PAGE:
Then a tornado hits and drives Abby's family apart. A deranged neighbor targets her for a campaign of vengeful terror. And a physical assault all but breaks her will.
About the Author
Joyce Carol Thomas is the award-winning author of more than fifty books for adults, teens and children. She is the author of Marked by Fire, National Book Award Winner; Bright Shadow, a Coretta Scott King Honor book; Brown Honey in Broomwheat Tea, a Coretta Scott King Honor book; and I Have Heard of a Land, winner of the 1999 IRA Teacher's Choice Award. Her HBFC titles include Linda Brown, You Are Not Alone: Brown v. Board of Education; Hush Songs: African-American Lullabies; and Joy. Joyce lives in Berkeley, California.
Read an Excerpt
September 5, 1951
On a hillrise to the left of the cottonfield, a hound dog howled woefully under a blackjack tree, his scruffy tail stuck out stiffly behind him. A string of chee-chee birds perched on the tree branches, the unborn song dying in their throats.
Patience looked up and saw the great whirling wind scoop down at the edge of the cottonfield and yank up an entire row of ripe bolls and sturdy stalks.
Instinctively, her hands reached down and covered her watermelon belly. She felt the urge to run, but she knew she was too heavy. She was trapped here in the cotton patch, crouched on her knees, along with all the other workers. Her eyes followed the movement of the tornado as it ominously skipped and twirled along the boundaries of the field. She watched the tornado snap up the dog and listened, horrified, when his miserable howling ceased. She began to lift herself up on her knees.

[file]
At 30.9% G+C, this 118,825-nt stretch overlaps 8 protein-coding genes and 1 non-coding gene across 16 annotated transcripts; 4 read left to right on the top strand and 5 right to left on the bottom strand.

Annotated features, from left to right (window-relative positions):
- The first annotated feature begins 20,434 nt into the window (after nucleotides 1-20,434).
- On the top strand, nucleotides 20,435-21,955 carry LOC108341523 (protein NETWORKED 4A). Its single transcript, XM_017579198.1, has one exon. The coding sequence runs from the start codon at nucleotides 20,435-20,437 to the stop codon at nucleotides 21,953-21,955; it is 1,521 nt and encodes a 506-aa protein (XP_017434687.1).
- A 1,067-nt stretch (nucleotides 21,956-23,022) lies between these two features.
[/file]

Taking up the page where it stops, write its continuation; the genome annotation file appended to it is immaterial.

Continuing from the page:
"Daughter, don't move," Mother Barker in the next row whispered.
Patience sank back down on her knees and felt the sickness rising in her. There, was no escaping it: the end was near.
In the row on the other side of Patience, Bessie Lightsey nervously sucked her fat thumb and tugged insistently at her mother's skirt. Mesmerized, she could not turn her eyes away from the tornado.
The dark spiral turned and headed toward them.
Patience gasped and clasped her hands together tightly. Mother Barker began to 'pray. In a muted voice, as though afraid the tornado might hear her, she prayed for deliverance.
"Lord, we know you know your business. We know we are but a speck of dust in the comer of your eye. But Heavenly Father,grant me permission to speak to you this morning, Sir. Now, Lord, you made the mountains. You made the forest and the streams." She extended her hands toward Patience. "Merciful Father, you even made the child your faithful handmaiden Patience is carrying. And Lord, you made the tornado, too. You made everything, including these your humble servants. We understand you already predicted our comings and our goings. The hour and minute of our birth. And Lord, if you wag your head on us you know the very second of our death. Father, if you wag your head on this unborn child, how can we watch it experience your wonderful light? Lord, we walk the earth at your command. Sir, if you willed it, in the twinkling of an eye we could be whipped away like a leaf before a treacherous storm. Lord, we're asking you to hold the tornado and we're asking you to have mercy enough not to wag your head on us this morning.
The tornado picked up speed as it approached them, then turned and uprooted another row of cotton. The branches, leaves, and soft, white, downy fibers danced in its vicious and capricious clutch. Then having satisfied its hunger, the tornado suddenly sailed away through the sky.